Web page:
You must have seen this: Comic book fans keep picking up issues they suspect are bad even though they’ve heard recommendations of other comics that are probably better.
Here’s the answer!
The Harsh Realities of Being an Indie Publisher
Here’s one of the biggest fact I’ve learned since becoming a publisher: Good reviews don’t generate sales.
One of our comic book series was hailed as “the best sci-fi comic on the market today” across the board and sales did not improve as a result. Nada. Zilch.
Why is that?
All right, people are wary of trying something new. But there has to be more to it than that, right?
I think I’ve found it!
Ever hear of ‘loss aversion’?
It’s a widely known economics idea, used time and time again in marketing to get more people to buy.
It basically says that when presented with an option of getting something great or not losing something, people would prefer not to lose rather than get something great.
Sound weird? I know. But it works!
Sure, the idea’s been tested to death and it works, but I wanted to try it myself.
On Twitter I was publishing a page a day of the TV pilot script for one of our comics.
When I switched from describing it this way (“Exclusive!” – a word showing gain) to describing what a person would miss (“Don’t miss out!” – a word showing loss) the engagement rate on Twitter tripled.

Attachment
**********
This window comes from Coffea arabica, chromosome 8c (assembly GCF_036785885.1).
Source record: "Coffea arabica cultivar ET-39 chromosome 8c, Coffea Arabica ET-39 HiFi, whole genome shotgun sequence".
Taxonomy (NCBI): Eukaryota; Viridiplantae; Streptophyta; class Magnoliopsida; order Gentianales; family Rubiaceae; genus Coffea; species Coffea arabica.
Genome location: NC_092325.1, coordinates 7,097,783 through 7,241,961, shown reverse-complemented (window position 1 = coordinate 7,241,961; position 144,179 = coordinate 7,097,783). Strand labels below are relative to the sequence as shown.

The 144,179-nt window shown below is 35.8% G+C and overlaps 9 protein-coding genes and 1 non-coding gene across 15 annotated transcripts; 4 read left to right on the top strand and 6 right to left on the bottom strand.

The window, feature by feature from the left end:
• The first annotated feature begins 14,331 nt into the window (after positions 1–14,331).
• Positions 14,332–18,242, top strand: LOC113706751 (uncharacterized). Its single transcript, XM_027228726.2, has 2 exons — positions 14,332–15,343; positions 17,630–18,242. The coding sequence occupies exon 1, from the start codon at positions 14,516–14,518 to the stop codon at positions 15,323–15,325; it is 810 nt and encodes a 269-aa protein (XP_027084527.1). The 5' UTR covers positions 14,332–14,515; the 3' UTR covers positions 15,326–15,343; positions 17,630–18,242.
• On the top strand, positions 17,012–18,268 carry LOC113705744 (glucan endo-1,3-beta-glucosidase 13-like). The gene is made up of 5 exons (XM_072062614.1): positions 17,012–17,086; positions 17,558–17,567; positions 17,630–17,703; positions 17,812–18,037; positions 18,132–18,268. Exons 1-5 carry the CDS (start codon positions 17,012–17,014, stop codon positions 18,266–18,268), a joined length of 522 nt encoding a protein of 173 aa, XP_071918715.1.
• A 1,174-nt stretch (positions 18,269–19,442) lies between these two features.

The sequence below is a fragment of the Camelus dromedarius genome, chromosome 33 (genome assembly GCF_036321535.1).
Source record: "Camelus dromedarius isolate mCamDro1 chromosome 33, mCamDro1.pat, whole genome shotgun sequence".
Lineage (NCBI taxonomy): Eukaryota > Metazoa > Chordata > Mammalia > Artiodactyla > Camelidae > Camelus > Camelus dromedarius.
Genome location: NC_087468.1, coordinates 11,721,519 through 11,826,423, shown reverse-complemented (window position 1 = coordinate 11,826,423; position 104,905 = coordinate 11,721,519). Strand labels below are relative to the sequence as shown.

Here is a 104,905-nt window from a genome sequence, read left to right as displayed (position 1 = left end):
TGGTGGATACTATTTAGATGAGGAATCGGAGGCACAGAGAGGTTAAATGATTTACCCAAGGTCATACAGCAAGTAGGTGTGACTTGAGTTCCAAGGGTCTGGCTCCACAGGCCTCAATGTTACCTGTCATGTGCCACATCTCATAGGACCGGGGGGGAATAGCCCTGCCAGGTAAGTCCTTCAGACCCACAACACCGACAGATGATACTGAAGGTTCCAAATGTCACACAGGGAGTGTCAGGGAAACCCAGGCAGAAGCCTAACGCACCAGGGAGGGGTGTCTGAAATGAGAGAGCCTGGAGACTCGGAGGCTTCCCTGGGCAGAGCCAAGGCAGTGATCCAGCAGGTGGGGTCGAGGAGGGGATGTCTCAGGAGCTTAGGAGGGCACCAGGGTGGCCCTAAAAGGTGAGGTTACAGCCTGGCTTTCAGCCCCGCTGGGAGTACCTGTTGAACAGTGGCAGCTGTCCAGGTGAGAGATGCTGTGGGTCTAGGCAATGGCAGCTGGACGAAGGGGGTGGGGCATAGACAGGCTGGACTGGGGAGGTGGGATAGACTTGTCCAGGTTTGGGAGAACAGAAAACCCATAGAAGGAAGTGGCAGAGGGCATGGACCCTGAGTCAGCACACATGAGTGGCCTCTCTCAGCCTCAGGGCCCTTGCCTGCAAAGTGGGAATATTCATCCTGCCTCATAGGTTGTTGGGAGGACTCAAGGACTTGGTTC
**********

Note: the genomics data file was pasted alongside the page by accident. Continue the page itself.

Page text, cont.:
Three times as many people clicked on it or responded to it!
Three times as many! Just because of the phrase change. Just because the framing of it changed from gain to loss.
How Does This Relate to Bad Comic Books?
Think about it like this.
Why do most people buy all those massive crossovers, or the PR stunts like ‘Female Thor’, ‘Spider-Verse’, ‘Secret Wars’, ‘The New 52’, ‘Death of Wolverine’, and so on and so on?
Why are these such marketing successes and bestsellers?
Sure, some people think they’ll get great stories. But I’m betting most don’t. I’m betting most people know there are really good stories just a bit left or right of those stories.
I think it’s loss aversion.
People don’t expect to get something good, they’re afraid to lose out on something, anything.
It doesn’t matter what they’re afraid of losing. It could be they’re afraid to miss an important moment in the life of a character they love (rather than miss out on a good story). It could be they don’t want to miss out on the one interesting moment they hope will be there. Or it could be they’re afraid to miss out on the conversation everyone’s going to have about this new cross-over/series/whatever.
Let me repeat that.
People don’t buy these comic books by the tens of thousands or even hundreds of thousands because they expect them to be good, but because they’re afraid to miss out on something.
That’s how loss aversion gets us to buy bad comics. That’s why good reviews for new comics don’t generate sales.
What do you think? Do you agree? Do you disagree? Let me know in the comments!
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